The Common Good

Will the REAL Evangelicals Please Stand Up?

Source: Patheos
Date: May 26, 2014

When I became a Christian at the age of twelve, I was quickly informed that I was a “fundamentalist” and we were the “true” Christians who stuck to the fundamentals of the Christian faith. For the next six years I would wear the title with a sense of pride. I was a fundamentalist- yes, a bible thumping, street preaching, republican voting (even though I couldn’t vote…) fundamentalist, just like Jesus. After six years of hardcore devotion to fundamentalism, I was forced to leave my community of faith because I had become a cause of discomfort to the pastor and many others. (I began asking theological questions about Calvinism which they considered heretical- amidst a number of other issues) After departing from my fundamentalist community, I ended up in a large evangelical mega-church and was informed that I was now an “evangelical.” At first, I was very apprehensive about adopting this new label, but as I began to see that many of the people I had come to admire as a fundamentalist seemed to use “evangelicalism” interchangeably with “fundamentalism”, I happily adopted this sleek new label. Thus began my journey of faith into evangelicalism…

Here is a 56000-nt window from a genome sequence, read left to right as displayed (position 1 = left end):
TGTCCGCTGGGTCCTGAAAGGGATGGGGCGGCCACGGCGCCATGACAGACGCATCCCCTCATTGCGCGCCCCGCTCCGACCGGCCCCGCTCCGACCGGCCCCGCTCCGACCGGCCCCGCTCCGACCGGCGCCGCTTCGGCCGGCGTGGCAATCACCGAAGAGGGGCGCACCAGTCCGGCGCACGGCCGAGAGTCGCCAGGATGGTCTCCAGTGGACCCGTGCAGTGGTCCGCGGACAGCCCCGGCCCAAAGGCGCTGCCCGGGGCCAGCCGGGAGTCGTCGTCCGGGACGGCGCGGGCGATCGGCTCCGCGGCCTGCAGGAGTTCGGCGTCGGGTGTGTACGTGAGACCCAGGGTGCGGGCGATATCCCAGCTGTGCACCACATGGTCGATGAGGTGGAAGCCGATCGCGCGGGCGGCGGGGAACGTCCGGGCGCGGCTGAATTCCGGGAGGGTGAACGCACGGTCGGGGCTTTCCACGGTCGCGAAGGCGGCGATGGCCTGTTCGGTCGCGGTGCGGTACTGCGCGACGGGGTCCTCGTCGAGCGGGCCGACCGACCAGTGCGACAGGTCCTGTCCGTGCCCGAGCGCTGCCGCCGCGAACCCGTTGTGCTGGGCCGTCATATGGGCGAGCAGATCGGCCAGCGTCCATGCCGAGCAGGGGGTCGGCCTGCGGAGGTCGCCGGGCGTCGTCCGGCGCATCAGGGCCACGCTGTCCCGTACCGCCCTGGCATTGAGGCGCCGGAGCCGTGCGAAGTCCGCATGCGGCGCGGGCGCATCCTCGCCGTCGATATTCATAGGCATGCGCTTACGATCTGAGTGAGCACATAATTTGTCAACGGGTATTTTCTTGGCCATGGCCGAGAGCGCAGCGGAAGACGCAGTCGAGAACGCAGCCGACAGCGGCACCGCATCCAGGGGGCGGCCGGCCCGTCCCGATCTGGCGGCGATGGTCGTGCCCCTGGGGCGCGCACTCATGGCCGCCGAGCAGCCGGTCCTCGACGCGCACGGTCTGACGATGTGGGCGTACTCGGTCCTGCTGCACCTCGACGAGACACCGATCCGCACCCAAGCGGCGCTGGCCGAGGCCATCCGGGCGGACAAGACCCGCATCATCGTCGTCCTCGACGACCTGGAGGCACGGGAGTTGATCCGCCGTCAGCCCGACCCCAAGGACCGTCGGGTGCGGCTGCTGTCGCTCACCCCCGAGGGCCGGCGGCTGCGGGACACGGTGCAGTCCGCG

To the contrary, based on the early vision for evangelicalism developed by Carl Henry, it seems that true evangelicalism is more closely aligned with the work of organizations like Sojourners, The BioLogos Foundation, Red Letter Christians, and Evangelicals for Social Action than with The Gospel Coalition, Answers In Genesis, or Focus On the Family. Why? Because the evangelicalism that Henry and his peers envisioned was a movement of bible-believing Christians who engaged honestly with academia.